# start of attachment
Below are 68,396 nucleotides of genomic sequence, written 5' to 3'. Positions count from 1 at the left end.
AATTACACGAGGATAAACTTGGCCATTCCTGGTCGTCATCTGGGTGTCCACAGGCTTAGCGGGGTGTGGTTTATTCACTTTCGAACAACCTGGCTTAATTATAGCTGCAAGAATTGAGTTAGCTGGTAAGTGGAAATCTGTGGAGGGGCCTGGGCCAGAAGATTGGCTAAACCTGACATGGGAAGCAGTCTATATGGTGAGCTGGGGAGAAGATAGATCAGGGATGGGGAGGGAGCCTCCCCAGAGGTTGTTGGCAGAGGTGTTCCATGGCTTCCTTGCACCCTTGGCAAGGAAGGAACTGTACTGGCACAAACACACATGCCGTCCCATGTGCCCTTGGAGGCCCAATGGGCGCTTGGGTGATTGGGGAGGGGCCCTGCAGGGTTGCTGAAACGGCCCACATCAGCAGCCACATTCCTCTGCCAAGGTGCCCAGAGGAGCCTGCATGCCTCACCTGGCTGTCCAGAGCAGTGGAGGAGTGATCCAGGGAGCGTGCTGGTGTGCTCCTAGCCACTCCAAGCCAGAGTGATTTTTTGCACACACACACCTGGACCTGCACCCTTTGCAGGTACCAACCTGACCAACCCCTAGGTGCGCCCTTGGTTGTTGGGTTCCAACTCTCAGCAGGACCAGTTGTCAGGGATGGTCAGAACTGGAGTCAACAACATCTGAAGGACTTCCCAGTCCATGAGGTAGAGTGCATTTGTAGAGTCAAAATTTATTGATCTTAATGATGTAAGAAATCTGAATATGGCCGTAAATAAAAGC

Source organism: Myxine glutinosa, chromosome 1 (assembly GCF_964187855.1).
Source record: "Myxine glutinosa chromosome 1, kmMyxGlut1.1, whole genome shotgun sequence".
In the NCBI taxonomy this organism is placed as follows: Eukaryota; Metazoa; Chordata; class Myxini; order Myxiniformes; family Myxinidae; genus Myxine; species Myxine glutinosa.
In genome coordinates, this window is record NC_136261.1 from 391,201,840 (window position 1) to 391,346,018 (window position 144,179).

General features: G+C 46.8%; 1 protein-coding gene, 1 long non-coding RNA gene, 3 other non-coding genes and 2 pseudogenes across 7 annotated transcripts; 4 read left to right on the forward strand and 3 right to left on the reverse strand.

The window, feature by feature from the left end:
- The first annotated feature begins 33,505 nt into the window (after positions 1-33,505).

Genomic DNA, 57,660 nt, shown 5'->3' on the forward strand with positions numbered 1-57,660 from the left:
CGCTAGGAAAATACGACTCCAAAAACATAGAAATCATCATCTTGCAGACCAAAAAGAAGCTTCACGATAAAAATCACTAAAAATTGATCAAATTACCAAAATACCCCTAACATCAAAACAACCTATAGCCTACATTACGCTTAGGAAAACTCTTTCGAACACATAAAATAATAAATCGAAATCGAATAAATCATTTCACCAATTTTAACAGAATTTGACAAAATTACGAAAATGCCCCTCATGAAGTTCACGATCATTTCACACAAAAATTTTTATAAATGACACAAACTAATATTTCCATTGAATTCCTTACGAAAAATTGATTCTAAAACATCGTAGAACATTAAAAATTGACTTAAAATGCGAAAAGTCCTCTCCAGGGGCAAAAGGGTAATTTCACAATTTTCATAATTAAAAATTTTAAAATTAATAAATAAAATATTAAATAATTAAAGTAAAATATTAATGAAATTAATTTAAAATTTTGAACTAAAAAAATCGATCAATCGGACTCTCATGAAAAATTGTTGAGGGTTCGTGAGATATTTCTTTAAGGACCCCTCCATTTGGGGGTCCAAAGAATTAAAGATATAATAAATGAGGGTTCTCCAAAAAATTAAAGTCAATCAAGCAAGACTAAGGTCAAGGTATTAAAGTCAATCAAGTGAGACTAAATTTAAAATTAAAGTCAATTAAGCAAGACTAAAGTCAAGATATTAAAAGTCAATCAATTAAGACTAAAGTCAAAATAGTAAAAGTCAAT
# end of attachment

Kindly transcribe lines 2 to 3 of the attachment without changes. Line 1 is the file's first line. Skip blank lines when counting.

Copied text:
AATTACACGAGGATAAACTTGGCCATTCCTGGTCGTCATCTGGGTGTCCACAGGCTTAGCGGGGTGTGGTTTATTCACTTTCGAACAACCTGGCTTAATTATAGCTGCAAGAATTGAGTTAGCTGGTAAGTGGAAATCTGTGGAGGGGCCTGGGCCAGAAGATTGGCTAAACCTGACATGGGAAGCAGTCTATATGGTGAGCTGGGGAGAAGATAGATCAGGGATGGGGAGGGAGCCTCCCCAGAGGTTGTTGGCAGAGGTGTTCCATGGCTTCCTTGCACCCTTGGCAAGGAAGGAACTGTACTGGCACAAACACACATGCCGTCCCATGTGCCCTTGGAGGCCCAATGGGCGCTTGGGTGATTGGGGAGGGGCCCTGCAGGGTTGCTGAAACGGCCCACATCAGCAGCCACATTCCTCTGCCAAGGTGCCCAGAGGAGCCTGCATGCCTCACCTGGCTGTCCAGAGCAGTGGAGGAGTGATCCAGGGAGCGTGCTGGTGTGCTCCTAGCCACTCCAAGCCAGAGTGATTTTTTGCACACACACACCTGGACCTGCACCCTTTGCAGGTACCAACCTGACCAACCCCTAGGTGCGCCCTTGGTTGTTGGGTTCCAACTCTCAGCAGGACCAGTTGTCAGGGATGGTCAGAACTGGAGTCAACAACATCTGAAGGACTTCCCAGTCCATGAGGTAGAGTGCATTTGTAGAGTCAAAATTTATTGATCTTAATGATGTAAGAAATCTGAATATGGCCGTAAATAAAAGC

Source organism: Myxine glutinosa, chromosome 1 (assembly GCF_964187855.1).